Volume 584 Issue 7820

Editorial

p.169

doi: 10.1038/d41586-020-02334-0

News

p.175

Researchers are redoubling efforts to understand links between biodiversity and emerging diseases — and use that information to predict and stop future outbreaks.

doi: 10.1038/d41586-020-02341-1

p.177

The US National Science Foundation’s new focus on computer science could also put already-under-represented groups at a disadvantage, critics say.

doi: 10.1038/d41586-020-02272-x

p.178

Pioneering guidelines aren’t enough to prevent overseas militaries such as China’s from co-opting the country’s science, say some experts.

doi: 10.1038/d41586-020-02188-6

p.180

doi: 10.1038/d41586-020-02314-4

News Features

p.182

doi: 10.1038/d41586-020-02337-x

News & Views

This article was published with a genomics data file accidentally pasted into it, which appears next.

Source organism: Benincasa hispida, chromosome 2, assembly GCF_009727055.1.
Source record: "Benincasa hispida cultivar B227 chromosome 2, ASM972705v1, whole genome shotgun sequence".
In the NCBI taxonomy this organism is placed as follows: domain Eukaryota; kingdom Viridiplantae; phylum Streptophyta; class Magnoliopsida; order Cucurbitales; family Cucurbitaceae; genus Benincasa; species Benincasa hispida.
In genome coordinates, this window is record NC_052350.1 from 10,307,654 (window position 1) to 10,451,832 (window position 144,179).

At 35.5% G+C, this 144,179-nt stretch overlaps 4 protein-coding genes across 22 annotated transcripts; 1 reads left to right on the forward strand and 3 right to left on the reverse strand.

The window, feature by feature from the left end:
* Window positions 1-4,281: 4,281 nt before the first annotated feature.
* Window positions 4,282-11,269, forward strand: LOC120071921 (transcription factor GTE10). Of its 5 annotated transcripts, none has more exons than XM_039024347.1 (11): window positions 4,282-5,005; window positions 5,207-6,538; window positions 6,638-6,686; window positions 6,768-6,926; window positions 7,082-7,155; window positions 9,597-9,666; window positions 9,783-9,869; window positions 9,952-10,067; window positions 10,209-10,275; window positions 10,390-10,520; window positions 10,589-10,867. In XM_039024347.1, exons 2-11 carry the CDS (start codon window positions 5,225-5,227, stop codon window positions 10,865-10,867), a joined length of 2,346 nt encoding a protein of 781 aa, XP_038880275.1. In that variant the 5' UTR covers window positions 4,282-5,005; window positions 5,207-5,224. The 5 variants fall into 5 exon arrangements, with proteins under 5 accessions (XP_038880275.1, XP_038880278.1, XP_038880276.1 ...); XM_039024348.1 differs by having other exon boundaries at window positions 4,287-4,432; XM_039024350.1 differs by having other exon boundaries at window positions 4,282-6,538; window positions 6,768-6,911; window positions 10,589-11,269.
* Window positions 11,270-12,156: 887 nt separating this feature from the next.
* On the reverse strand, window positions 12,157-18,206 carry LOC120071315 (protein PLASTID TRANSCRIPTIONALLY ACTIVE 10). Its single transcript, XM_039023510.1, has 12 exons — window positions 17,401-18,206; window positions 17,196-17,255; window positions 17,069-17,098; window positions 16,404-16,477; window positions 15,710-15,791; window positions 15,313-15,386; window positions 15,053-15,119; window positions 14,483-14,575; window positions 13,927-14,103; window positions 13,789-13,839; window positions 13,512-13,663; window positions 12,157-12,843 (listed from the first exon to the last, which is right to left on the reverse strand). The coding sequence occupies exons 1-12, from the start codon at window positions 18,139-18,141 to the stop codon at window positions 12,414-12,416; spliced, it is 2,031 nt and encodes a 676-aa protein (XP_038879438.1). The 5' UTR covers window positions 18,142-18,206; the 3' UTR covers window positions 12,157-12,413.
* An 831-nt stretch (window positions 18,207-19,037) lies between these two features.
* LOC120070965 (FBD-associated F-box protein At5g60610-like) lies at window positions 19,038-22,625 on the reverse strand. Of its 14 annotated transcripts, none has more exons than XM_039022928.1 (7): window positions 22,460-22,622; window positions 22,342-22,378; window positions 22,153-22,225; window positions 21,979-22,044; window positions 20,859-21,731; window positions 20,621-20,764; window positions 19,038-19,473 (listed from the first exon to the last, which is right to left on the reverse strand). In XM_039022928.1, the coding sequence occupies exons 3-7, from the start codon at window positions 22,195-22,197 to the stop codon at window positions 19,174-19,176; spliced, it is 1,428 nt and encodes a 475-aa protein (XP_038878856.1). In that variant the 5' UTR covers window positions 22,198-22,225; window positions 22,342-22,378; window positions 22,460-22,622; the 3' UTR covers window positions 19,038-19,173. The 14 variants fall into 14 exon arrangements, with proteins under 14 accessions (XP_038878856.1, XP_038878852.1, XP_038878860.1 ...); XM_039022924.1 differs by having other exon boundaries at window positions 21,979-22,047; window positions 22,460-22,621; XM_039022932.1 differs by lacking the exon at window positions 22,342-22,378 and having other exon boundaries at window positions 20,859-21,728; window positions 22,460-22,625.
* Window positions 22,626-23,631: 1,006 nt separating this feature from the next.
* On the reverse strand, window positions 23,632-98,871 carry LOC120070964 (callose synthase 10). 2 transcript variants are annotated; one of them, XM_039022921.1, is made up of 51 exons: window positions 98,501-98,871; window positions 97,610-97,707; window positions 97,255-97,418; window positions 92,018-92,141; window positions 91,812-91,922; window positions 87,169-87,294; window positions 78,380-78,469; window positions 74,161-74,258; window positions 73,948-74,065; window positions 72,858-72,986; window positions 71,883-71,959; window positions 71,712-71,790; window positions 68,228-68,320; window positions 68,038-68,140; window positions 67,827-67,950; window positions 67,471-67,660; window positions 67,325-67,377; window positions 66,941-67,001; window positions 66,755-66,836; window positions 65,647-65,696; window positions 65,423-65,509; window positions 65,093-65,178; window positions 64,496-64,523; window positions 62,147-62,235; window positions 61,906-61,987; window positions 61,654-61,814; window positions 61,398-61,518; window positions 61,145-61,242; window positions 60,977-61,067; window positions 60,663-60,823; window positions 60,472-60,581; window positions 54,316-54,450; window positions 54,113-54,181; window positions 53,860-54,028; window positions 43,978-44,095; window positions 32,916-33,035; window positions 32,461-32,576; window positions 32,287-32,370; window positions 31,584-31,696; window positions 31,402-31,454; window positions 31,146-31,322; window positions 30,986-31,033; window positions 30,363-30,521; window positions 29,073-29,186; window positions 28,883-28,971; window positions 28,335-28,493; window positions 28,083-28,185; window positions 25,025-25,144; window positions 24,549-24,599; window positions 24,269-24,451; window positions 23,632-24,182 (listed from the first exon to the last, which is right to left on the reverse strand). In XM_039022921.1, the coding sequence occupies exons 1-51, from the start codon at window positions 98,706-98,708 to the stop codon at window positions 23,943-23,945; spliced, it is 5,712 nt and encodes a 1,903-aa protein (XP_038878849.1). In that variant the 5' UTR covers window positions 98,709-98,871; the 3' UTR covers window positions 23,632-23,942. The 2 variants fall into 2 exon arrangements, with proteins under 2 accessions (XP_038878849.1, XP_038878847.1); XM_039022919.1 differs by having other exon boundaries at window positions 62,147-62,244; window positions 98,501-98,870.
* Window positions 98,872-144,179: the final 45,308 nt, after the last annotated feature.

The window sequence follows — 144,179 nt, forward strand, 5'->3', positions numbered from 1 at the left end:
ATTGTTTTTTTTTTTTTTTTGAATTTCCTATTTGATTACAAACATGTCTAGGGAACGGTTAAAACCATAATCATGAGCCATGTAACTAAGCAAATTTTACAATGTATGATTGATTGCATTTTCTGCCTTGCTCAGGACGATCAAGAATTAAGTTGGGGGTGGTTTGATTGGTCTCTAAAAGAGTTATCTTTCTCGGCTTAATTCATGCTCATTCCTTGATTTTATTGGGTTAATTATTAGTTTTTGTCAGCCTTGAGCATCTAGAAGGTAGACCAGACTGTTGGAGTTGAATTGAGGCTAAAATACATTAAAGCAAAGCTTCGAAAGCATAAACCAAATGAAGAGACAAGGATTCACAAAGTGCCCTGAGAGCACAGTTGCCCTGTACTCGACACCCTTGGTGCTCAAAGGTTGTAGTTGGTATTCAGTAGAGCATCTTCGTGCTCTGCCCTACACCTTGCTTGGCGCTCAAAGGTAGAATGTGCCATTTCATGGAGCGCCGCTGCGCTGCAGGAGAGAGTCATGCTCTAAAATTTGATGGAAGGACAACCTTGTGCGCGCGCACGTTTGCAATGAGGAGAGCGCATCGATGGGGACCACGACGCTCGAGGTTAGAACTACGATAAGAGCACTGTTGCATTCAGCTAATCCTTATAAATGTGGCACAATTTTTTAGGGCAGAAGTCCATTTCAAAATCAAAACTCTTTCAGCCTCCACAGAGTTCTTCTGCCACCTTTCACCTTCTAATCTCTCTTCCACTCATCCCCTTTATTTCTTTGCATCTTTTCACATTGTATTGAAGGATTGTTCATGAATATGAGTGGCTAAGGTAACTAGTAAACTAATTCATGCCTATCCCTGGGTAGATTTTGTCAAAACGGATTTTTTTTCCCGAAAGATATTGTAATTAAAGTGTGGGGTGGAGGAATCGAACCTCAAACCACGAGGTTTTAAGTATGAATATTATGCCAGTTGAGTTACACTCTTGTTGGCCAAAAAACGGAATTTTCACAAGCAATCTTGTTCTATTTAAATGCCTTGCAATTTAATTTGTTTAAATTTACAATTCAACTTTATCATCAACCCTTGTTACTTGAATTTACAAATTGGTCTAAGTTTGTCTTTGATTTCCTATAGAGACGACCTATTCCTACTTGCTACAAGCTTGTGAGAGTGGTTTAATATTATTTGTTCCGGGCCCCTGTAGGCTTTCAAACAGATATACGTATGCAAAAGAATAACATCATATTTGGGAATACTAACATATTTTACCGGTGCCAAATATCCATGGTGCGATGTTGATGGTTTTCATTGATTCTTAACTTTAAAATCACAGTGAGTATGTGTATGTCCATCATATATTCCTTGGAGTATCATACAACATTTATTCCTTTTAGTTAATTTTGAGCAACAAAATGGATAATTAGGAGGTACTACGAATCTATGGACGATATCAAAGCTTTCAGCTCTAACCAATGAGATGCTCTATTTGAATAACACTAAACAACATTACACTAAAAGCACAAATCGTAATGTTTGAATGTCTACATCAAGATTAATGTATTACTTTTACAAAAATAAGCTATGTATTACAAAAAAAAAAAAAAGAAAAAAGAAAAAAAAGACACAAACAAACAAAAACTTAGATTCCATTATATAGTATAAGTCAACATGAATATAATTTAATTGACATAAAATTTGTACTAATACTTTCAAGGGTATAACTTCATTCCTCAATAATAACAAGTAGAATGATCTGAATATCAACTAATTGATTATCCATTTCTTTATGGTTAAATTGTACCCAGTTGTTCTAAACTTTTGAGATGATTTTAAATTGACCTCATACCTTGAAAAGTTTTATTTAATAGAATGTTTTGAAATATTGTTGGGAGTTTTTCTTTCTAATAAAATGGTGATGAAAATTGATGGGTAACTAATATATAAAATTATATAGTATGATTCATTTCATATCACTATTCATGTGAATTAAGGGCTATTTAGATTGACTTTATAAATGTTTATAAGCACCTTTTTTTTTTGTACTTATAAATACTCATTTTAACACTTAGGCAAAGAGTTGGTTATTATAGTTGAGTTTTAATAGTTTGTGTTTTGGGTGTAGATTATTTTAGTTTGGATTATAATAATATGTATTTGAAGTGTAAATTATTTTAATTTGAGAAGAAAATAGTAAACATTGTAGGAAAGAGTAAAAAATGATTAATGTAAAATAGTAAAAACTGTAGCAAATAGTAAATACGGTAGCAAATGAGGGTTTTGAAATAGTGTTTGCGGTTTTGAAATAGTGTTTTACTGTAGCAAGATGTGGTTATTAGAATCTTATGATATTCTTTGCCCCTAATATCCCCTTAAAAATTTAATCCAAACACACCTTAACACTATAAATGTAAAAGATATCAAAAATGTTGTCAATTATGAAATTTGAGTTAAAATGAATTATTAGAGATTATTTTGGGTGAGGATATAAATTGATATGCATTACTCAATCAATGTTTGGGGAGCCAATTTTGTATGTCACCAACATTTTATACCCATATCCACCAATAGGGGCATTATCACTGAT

p.193

Molecules have previously been made that induce protein destruction inside cells. A new class of molecule now induces the degradation of membrane and extracellular proteins — opening up avenues for drug discovery.

doi: 10.1038/d41586-020-02211-w

p.194

Does the loss of species through habitat decline follow the same pattern whether the area lost is part of a large or a small habitat? An analysis sheds light on this long-running debate, with its implications for conservation strategies.

doi: 10.1038/d41586-020-02210-x

p.196

Stretching the skin of mice reveals that mechanical strain is communicated by a subpopulation of stem cells that proliferate and promote mechanical resistance, and so generate extra skin.

doi: 10.1038/d41586-020-02158-y

p.198

doi: 10.1038/d41586-020-02266-9

Articles